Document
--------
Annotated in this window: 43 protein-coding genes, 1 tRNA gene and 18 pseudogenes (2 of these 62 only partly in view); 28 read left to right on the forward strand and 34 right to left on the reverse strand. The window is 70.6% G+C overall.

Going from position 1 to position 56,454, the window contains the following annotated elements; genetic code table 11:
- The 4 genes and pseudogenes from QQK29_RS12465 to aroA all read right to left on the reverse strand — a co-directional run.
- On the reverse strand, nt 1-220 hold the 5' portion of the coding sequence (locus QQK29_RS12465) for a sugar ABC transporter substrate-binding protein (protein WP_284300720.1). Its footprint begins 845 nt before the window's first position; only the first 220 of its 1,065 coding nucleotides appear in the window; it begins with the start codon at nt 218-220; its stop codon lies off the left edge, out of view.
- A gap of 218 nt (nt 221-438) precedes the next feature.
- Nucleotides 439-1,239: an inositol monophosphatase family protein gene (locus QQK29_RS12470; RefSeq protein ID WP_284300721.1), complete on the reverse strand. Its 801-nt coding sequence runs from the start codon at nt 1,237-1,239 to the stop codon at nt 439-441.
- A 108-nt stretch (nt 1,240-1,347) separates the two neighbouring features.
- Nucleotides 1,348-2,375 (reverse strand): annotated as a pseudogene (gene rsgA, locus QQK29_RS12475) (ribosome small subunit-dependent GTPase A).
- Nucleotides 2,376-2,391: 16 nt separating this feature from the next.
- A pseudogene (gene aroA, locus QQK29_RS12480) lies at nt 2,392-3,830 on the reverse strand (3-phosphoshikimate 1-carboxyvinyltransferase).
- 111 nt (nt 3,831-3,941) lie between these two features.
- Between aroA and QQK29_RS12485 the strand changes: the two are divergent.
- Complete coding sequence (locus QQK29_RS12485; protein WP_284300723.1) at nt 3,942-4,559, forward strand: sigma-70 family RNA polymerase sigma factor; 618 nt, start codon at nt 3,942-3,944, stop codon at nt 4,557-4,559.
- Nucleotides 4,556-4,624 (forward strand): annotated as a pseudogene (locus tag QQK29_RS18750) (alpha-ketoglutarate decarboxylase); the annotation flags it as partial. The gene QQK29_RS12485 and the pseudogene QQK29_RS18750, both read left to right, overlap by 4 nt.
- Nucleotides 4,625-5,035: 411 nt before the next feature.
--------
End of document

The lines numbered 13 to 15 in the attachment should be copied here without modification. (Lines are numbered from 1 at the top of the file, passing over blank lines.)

- Complete coding sequence (locus QQK29_RS12485; protein WP_284300723.1) at nt 3,942-4,559, forward strand: sigma-70 family RNA polymerase sigma factor; 618 nt, start codon at nt 3,942-3,944, stop codon at nt 4,557-4,559.
- Nucleotides 4,556-4,624 (forward strand): annotated as a pseudogene (locus tag QQK29_RS18750) (alpha-ketoglutarate decarboxylase); the annotation flags it as partial. The gene QQK29_RS12485 and the pseudogene QQK29_RS18750, both read left to right, overlap by 4 nt.
- Nucleotides 4,625-5,035: 411 nt before the next feature.